Clinton on Religion, Values, and Schools PRAYER AND TEACHING

The Christian Science Monitor, July 17, 1995 | Go to article overview
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Clinton on Religion, Values, and Schools PRAYER AND TEACHING


The following excerpts are taken from President Clinton's memorandum to Attorney General Janet Reno and Secretary of Education Richard Riley about religious expression in public schools.

ISHARE the concern and frustration that many Americans feel about situations where the protections accorded by the First Amendment are not recognized or understood. This problem has manifested itself in our nation's public schools. It appears that some school officials, teachers, and parents have assumed that religious expression of any type is either inappropriate, or forbidden altogether, in public schools.

As our courts have reaffirmed, however, nothing in the First Amendment converts our public schools into religion-free zones, or requires all religious expression to be left behind at the schoolhouse door.

The Departments of Justice and Education have advised me that, while application may depend upon specific factual contexts and will require careful consideration in particular cases, the following principles are among those that apply to religious expression in our schools:

*Student prayer and religious discussion: The Establishment clause of the First Amendment does not prohibit purely private religious speech by students. Students therefore have the same right to engage in individual or group prayer and religious discussion during the school day as they do to engage in other comparable activity. For example, students may read their Bibles or other scriptures, say grace before meals, and pray before tests to the same extent they may engage in comparable nondisruptive activities.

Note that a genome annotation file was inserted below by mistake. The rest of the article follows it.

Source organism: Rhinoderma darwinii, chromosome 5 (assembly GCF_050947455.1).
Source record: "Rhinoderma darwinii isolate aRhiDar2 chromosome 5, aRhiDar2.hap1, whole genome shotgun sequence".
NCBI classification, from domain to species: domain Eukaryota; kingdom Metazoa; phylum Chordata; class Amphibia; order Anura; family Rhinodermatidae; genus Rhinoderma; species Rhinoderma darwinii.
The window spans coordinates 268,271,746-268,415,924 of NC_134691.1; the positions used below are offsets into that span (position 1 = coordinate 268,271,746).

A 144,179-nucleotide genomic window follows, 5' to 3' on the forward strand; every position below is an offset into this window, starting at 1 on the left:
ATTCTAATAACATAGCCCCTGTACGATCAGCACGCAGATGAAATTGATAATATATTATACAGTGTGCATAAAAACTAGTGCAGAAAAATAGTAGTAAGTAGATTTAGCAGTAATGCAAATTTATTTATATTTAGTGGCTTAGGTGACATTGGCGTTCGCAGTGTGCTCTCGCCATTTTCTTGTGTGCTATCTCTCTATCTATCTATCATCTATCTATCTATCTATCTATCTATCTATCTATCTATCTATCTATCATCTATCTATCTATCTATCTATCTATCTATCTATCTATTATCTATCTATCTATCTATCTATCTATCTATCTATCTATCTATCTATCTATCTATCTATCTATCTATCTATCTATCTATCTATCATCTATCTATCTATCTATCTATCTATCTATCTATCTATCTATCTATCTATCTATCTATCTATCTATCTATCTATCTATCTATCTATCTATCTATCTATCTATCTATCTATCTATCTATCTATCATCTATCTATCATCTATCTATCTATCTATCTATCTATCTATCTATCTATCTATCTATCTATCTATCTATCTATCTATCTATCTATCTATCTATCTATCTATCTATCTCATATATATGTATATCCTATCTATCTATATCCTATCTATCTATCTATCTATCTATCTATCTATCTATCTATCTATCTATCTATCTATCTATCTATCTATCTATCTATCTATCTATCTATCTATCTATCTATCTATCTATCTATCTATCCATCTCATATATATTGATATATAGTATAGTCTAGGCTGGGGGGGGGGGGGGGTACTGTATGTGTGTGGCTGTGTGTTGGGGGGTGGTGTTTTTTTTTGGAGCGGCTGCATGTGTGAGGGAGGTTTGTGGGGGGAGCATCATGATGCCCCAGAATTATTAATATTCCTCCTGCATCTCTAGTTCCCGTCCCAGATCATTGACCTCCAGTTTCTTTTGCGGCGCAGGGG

Generally, students may pray in a nondisruptive manner when not engaged in school activities or instruction, and subject to the rules that normally pertain in the applicable setting. Specifically, students in an informal setting, such as cafeterias and hallways, may pray and discuss their religious views with each other, subject to the same rules of order as apply to other student activities and speech.

Students may also participate in before- or after-school events with religious content, such as "see you at the flag pole" gatherings, on the same terms as they may participate in other noncurriculum activities on school premises.

The right to engage in voluntary prayer or religious discussion free from discrimination does not include the right to have a captive audience listen or to compel other students to participate. Teachers and school administrators should ensure that no student is in any way coerced to participate in religious activity.

*Teaching about religion: Public schools may not provide religious instruction, but they may teach about religion, including the Bible or other scripture: the history of religion, comparative religion, the Bible (or other scripture)-as-literature, and the role of religion in the history of the United States and other countries all are permissible public school subjects.

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